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Brain Scan on Ariel Sharon Shows Response to Stimuli

January 28, 2013

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Ariel Sharon was brought south to Soroka University Medical Center in Beer-Sheva and tested in BGU’s Brain Imaging Research Center (BIRC), where thanks to AABGU a new state-of-the-art MRI was purchased, the most powerful medical imaging machine in Israel. 

The team conducting the tests at the BIRC included top neuroscientists such as BGU's Prof. Alon Friedman, head of the Zlotowski Center for Neuroscience.

A brain scan performed on Ariel Sharon, the former Israeli prime minister who had a devastating stroke seven years ago and is presumed to be in a vegetative state, revealed significant brain activity in response to external stimuli, raising the chances that he is able to hear and understand, a scientist involved in the test said Sunday.

Scientists showed Mr. Sharon, 84, pictures of his family, had him listen to a recording of the voice of one of his sons and used tactile stimulation to assess the extent of his brain’s response.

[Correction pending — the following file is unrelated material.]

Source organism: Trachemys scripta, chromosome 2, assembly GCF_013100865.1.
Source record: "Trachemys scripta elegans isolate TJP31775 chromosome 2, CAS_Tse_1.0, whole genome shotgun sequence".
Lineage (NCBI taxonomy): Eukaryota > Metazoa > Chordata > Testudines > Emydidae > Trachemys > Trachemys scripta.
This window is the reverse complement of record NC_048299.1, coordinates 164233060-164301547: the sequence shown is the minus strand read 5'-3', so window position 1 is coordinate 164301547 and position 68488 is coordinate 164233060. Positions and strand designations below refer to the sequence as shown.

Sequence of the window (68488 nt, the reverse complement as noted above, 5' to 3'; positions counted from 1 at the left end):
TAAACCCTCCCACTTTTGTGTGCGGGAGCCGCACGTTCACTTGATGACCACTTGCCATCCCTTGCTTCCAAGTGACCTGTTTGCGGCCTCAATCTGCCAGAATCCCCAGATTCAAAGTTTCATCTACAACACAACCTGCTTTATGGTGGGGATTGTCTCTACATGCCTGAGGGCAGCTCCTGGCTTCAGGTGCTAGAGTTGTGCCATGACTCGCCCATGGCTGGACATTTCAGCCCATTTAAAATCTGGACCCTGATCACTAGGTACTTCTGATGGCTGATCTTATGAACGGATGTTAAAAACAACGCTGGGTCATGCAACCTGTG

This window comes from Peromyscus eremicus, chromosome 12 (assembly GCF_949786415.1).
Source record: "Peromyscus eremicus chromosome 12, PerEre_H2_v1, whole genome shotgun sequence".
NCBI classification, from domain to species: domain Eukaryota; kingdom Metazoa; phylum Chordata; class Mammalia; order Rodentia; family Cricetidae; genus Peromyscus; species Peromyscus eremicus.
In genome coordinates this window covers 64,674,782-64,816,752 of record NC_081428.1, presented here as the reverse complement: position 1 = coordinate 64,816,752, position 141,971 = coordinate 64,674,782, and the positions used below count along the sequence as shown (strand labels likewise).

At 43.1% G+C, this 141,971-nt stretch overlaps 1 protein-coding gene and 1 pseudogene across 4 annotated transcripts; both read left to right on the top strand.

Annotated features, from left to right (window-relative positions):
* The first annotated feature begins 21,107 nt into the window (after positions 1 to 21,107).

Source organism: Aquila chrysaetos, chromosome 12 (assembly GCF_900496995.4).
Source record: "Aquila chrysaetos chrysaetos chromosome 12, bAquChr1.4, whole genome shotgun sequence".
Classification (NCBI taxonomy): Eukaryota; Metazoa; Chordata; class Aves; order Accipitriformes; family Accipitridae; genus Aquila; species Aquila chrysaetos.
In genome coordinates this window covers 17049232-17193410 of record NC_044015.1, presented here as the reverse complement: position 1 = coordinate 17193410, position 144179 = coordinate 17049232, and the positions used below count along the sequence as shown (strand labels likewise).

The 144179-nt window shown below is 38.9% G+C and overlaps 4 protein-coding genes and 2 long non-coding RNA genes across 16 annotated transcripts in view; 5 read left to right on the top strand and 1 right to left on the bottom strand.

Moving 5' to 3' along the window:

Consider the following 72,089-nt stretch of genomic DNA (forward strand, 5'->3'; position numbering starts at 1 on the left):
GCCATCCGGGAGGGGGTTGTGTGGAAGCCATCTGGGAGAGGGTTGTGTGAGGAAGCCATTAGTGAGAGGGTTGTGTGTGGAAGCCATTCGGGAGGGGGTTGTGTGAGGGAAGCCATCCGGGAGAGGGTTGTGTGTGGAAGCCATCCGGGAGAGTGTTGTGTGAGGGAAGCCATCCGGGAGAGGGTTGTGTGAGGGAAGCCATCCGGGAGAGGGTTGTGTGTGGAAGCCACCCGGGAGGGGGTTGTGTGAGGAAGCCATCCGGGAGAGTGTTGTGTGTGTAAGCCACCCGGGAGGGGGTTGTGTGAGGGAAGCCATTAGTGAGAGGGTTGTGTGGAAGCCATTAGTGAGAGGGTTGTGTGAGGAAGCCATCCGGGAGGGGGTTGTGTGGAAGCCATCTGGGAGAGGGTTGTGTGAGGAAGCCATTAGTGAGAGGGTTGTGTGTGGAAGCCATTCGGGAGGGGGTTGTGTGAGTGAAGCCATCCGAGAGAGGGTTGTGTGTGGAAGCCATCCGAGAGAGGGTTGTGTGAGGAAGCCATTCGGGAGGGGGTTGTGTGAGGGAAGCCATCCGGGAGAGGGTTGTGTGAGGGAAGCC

“We were surprised that there was activity in the proper parts of the brain,” said Prof. Alon Friedman, a neuroscientist at Ben-Gurion University of the Negev and a member of the team that carried out the test. “It raises the chances that he hears and understands, but we cannot be sure. The test did not prove that.”

The activity in specific regions of the brain indicated appropriate processing of the stimulations, according to a statement from Ben-Gurion University, but additional tests to assess Mr. Sharon’s level of consciousness were less conclusive.

“While there were some encouraging signs, these were subtle and not as strong,” the statement added.

The test was carried out last week Soroka University Medical Center in the southern Israeli city of Beer-Sheva using a state-of-the-art MRI machine and methods recently developed by Prof. Martin M. Monti of the University of California, Los Angeles. Professor Monti took part in the test, which lasted approximately two hours.

Mr. Sharon’s son Gilad said in October 2011 that he believed that his father responded to some requests. “When he is awake, he looks at me and moves fingers when I ask him to,” he said at the time, adding, “I am sure he hears me.”

Professor Friedman said in a telephone interview that the test results “say nothing about the future” but may be of some help to the family and the regular medical staff caring for Mr. Sharon at a hospital outside Tel Aviv.

“There is a small chance that he is conscious but has no way of expressing it,” Prof. Friedman said, but he added, “We do not know to what extent he is conscious.”

Learn more about the innovative brain research being conducted at BGU >>